A mixture of biopic and fiction starring Nicole Kidman as celebrated photographer Diane Arbus, who rejected her privileged upbringing to focus on her art and created memorably disturbing portraits of people from all levels of American society. With Robert Downey, Ty Burrell and Harris Yulin. Directed by Steven Shainberg ("Secretary"). Released by New Line Home Video. Rated R. Available May 8.

"Music and Lyrics"

A washed-up '80s pop star named Alex (Hugh Grant) gets the chance to pen a song for a famous pop diva, but he panics when he realizes he has only days to complete the assignment. He gets help from an unlikely source - Sophie, the woman who tends to his plants but happens to have a knack for writing lyrics and who may also be his soul mate. With Brad Garrett, Kristen Johnston and Campbell Scott. Released by Warner Home Video. Rated PG-13. Available May 8.

"The Painted Veil"Naomi Watts, Liev Schreiber and Edward Norton star in this drama about an adulterous English couple in China who find some measure of redemption when they take a trip into the disease-ridden mainland. Based on the novel by W. Somerset Maugham. Directed by John Curran. Released by Warner Home Video. Rated PG-13. Available May 8.





VIDEO GAMES:

"ARMA: Combat Operations"

A first-person shooter that takes players through more than 20 military campaigns in detailed environments, with an emphasis on both strategy and quick trigger fingers. Published by Atari for PC. Rated M. Available May 8.

"Command & Conquer 3: Tiberium Wars"

A strategy game set in the year 2047 in which players lead armies to try to stop a madman from using a radioactive alien substance to conquer the world. Published by Electronic Arts for Xbox 360 (title already available for PC). Rated T. Available May 8.

"Hot Wheels Ultimate Racing"

A racing game that has players guide cars on stunt tracks or competing with other fast vehicles in a detailed fantasy world. Published by DSI Games for Sony PSP. Rated E. Available May 8.

"Spider-Man 3"

This action game based on the movie lets you be both good and bad as Spider-man, who has an encounter with an alien substance that makes him want to misbehave. Features Sandman, Venom and eight other villains from the Marvel universe. Published by Activision for PlayStation 3, PlayStation, Sony PSP, Nintendo Wii, Nintendo DS and Gameboy. Rated T. Available May 8.

"Taito Legends 2"

A collection of Taito's classic arcade games including Space Invaders, Wild Western, Elevator Action, Front Line, Gun Frontier, Hat Trick Hero, Ray Force, G Darius and Crazy Balloon. Published by Destineer for PlayStation 2. Rated T. Available May 7.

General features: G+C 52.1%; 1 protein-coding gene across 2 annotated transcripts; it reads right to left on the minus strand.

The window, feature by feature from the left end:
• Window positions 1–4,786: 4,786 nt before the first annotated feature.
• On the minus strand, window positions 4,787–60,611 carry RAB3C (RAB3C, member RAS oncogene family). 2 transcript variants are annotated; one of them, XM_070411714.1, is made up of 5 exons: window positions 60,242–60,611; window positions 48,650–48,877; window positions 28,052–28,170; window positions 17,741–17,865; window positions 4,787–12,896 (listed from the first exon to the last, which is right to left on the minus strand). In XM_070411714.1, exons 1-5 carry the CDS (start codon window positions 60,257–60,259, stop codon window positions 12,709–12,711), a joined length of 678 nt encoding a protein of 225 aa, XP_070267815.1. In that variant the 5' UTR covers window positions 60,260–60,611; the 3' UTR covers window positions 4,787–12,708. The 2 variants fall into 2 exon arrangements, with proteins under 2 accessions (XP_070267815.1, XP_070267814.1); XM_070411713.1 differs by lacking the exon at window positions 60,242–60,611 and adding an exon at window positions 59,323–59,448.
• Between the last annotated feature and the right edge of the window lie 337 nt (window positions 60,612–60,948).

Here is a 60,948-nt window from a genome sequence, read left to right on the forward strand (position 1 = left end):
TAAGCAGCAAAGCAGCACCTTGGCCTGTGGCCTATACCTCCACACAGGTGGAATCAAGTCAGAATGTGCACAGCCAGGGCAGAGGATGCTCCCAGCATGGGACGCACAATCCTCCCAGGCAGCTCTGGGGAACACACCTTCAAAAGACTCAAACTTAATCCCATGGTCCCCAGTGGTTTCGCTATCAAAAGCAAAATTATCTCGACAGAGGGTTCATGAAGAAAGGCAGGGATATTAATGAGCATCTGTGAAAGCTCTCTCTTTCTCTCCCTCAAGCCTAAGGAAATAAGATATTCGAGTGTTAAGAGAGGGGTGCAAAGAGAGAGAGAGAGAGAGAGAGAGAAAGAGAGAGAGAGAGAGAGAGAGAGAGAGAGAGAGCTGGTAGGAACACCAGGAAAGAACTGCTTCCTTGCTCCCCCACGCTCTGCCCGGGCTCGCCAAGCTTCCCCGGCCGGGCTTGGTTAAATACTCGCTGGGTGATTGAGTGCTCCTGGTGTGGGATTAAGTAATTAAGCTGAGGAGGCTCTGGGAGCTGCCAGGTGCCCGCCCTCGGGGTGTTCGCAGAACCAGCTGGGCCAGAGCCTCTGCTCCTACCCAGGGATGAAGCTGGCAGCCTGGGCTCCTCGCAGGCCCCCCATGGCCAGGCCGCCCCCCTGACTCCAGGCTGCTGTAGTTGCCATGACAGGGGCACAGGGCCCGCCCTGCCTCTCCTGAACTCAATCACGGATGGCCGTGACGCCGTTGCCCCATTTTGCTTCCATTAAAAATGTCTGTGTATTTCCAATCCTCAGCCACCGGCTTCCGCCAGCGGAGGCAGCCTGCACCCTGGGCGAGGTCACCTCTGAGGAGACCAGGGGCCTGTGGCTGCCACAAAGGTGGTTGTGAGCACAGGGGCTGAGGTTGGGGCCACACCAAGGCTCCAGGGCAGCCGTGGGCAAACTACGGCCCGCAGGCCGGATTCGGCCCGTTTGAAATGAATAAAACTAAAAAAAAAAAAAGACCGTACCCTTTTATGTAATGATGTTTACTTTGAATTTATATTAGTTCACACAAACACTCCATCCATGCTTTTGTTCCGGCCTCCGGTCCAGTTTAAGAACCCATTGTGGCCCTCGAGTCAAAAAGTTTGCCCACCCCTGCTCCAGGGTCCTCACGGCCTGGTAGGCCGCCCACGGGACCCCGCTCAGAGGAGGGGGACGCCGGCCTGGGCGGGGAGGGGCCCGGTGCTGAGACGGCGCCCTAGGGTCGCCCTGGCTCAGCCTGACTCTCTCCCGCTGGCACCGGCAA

MUSIC:

Björk, "Volta": Backed up by a brass section, the pixie-ish singer from Iceland spins tunes in collaboration with the likes of Timbaland, Antony Hegarty and Brian Chippendale. Released by Atlantic/WEA. In stores May 8.

Chanticleer, "And On Earth Peace: A Chanticleer Mass": The San Francisco choral group pays tribute to its late founder with this collection of devotional songs from such composers as Arvo Part and Andrea Gabrieli. Released by Warner Classics. In stores May 8.

Dolores O'Riordan, "Are You Listening?": The Cranberries' former singer makes her long-awaited solo debut. Released by Sanctuary Records. In stores May 8.

Elliott Smith, "New Moon": A two-disc collection featuring 24 songs from the singer, who committed suicide in 2003 at age 34. Released by Kill Rock Stars. In stores May 8.

Barbra Streisand, "Streisand: Live In Concert": A two-disc set of songs recorded from the singer and Renaissance woman's 2006 tour; Includes performances of songs Streisand hasn't sung in public for decades, including "(Have I Stayed) Too Long At the Fair?" and "Unusual Way." Released by Sony. In stores May 8.

Travis, "The Boy with No Name": Brian Eno helped produce the Scottish band's this fifth studio album. Released by Sony. In stores May 8.

The View, "Hats off to the Busker": The much-anticipated debut album from the Scottish rock band features their first hit single, "Wasted Little DJs." Released by 1965 Records. In stores May 8.





TV:

All times are EST/PST.

Sunday, May 6

"The Simpsons": Homer begins sleepwalking, which somehow leads to a stint as a volunteer firefighter. 8 p.m., Fox.

"Cold Case": The season finale has the whole cold case team held hostage. 9 p.m. CBS.

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Tuesday, May 8

"Pocahontas Revealed": This "Nova" program revisits the story of Capt. John Smith and Pocahontas through artifacts found at Jamestown and the site where Pocahontas' village once stood. 8 p.m., PBS (check local listings).

"When Kids Get Life": A "Frontline" presentation that gets close to five Colorado kids serving prison sentences to examine how the justice system treats juveniles convicted of murder. 9 p.m., PBS (check local listings).

Wednesday, May 9

"Jericho": It's town vs. town as Johnston and his small band prepare to fight the greater forces of New Bern. 8 p.m. CBS.

"Lost": Ben agrees to tell Locke some of the island's secrets. Finally! 10 p.m., ABC.

Thursday, May 10

"Are You Smarter Than a Fifth Grader?": A two-hour special for the game show in which the adult contestants go back to class so they won't be humiliated by brainy, upstart kids. 8 p.m., Fox.





BOOKS:

Haruki Murakami, "After Dark": A fashion model, her sister, a musician and a prostitute cross paths late one night in Tokyo in this novel that interweaves three separate stories. Published by Knopf. In stores May 8.

Elmore Leonard, "Up in Honey's Room": U.S. marshal Carl Webster, the hero of Leonard's novel "The Hot Kid," returns to track down two escaped German POWs during World War II, a trail that leads him to a Detroit butcher who's spying for the Nazis and the butcher's amorous wife. Published by HarperCollins. In stores May 8.